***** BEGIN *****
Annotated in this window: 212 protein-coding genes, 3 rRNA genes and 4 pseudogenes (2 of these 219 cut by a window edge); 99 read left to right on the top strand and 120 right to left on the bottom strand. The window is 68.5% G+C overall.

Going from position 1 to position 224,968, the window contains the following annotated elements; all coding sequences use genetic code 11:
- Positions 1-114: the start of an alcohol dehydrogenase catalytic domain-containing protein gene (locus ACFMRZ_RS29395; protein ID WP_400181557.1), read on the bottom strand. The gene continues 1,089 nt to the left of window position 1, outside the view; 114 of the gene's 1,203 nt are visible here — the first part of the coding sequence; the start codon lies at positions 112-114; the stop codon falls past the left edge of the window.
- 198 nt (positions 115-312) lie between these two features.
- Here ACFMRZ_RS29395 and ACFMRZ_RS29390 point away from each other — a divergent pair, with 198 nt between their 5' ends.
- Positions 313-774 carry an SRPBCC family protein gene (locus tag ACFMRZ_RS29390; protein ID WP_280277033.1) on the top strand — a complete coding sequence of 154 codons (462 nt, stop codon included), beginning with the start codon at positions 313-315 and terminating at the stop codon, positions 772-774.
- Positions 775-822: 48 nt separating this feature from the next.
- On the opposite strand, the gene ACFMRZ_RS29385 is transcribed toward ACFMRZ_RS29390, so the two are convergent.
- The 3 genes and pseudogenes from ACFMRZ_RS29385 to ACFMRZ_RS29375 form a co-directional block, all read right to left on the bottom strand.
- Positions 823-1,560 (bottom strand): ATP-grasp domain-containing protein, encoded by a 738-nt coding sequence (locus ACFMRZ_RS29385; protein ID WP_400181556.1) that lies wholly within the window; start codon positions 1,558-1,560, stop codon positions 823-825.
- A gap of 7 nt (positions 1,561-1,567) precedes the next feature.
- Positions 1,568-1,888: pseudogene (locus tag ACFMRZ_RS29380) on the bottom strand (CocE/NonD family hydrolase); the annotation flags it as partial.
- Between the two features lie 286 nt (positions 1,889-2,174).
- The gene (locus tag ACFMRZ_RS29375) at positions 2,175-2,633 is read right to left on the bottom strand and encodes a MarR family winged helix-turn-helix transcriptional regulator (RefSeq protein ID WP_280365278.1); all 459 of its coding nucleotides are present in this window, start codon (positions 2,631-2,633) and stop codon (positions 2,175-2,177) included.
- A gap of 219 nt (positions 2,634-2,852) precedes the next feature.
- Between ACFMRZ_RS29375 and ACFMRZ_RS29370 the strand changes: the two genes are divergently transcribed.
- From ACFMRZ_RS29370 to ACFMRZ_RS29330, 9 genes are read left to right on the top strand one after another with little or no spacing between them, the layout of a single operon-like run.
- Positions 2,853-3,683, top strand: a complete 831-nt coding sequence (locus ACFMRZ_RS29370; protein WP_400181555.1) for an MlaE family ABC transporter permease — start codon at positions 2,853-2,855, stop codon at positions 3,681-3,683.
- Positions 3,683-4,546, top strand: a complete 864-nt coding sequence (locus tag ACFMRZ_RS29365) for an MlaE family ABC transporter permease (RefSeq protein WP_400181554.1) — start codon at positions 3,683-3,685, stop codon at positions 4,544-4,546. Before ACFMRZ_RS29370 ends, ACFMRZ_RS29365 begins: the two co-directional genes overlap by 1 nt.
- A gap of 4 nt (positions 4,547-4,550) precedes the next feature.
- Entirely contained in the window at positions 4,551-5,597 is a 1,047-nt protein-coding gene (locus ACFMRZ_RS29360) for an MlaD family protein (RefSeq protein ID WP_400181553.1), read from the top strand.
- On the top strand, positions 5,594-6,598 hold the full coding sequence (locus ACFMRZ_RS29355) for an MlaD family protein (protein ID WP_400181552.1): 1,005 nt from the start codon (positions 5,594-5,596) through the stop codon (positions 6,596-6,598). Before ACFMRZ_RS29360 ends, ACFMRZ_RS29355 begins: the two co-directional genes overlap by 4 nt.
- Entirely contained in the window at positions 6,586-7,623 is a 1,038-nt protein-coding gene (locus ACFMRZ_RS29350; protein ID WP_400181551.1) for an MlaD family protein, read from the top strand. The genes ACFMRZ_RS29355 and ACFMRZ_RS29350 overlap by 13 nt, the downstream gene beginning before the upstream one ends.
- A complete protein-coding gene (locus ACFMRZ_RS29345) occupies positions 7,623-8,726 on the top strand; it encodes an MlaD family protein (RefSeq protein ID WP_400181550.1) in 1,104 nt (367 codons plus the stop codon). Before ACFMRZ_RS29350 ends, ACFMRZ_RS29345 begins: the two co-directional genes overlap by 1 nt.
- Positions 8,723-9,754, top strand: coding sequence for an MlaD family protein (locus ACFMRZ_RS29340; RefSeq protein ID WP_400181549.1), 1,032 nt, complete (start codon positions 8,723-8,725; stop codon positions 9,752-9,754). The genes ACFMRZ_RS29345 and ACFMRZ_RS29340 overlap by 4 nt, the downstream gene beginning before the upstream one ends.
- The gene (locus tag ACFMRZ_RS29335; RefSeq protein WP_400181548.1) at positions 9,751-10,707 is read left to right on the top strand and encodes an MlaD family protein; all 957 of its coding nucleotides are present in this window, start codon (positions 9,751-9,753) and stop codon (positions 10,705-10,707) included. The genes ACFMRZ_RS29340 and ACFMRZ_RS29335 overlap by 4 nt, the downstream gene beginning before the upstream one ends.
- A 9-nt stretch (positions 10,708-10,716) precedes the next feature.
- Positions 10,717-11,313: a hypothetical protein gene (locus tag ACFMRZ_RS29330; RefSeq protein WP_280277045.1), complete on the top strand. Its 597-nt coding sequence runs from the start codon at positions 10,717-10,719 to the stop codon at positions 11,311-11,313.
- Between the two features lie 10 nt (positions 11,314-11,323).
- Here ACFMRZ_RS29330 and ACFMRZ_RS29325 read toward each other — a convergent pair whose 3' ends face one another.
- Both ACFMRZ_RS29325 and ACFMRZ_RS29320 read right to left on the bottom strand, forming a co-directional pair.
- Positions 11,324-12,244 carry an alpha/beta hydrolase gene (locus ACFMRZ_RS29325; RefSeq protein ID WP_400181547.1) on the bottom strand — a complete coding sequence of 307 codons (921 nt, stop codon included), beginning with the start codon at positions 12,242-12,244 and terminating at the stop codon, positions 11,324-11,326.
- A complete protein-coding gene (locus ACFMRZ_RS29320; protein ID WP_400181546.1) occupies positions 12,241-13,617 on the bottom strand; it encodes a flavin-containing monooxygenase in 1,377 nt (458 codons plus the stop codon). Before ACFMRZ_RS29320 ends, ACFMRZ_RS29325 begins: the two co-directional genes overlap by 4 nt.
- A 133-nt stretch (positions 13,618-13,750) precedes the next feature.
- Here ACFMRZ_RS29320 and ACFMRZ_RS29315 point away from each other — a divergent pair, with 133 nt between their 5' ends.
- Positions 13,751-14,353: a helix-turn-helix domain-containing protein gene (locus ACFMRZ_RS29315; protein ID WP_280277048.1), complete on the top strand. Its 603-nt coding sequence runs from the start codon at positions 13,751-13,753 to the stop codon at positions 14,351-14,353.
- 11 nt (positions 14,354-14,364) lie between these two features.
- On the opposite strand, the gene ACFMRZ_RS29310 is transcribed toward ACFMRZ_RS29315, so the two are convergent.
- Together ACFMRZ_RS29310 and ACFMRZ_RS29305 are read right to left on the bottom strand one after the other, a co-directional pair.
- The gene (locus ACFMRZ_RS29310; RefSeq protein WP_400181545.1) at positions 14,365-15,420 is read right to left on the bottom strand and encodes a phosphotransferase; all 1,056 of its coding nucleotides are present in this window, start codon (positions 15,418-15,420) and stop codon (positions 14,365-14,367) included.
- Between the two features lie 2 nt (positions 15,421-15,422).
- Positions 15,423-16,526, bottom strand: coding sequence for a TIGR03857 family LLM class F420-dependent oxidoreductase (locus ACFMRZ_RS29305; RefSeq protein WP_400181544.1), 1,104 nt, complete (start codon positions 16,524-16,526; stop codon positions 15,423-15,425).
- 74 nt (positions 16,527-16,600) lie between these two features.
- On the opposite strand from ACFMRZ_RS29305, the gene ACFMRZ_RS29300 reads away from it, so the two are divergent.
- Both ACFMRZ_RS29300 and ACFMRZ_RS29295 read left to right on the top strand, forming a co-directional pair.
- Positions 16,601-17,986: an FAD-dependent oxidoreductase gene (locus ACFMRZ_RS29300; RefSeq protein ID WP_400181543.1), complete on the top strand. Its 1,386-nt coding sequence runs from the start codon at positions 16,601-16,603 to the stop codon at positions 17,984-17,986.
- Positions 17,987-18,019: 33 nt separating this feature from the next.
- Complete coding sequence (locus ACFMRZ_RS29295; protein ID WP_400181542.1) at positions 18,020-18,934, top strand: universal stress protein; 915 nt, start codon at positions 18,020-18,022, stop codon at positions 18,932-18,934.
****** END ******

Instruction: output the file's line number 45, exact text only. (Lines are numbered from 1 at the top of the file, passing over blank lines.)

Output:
- Both ACFMRZ_RS29300 and ACFMRZ_RS29295 read left to right on the top strand, forming a co-directional pair.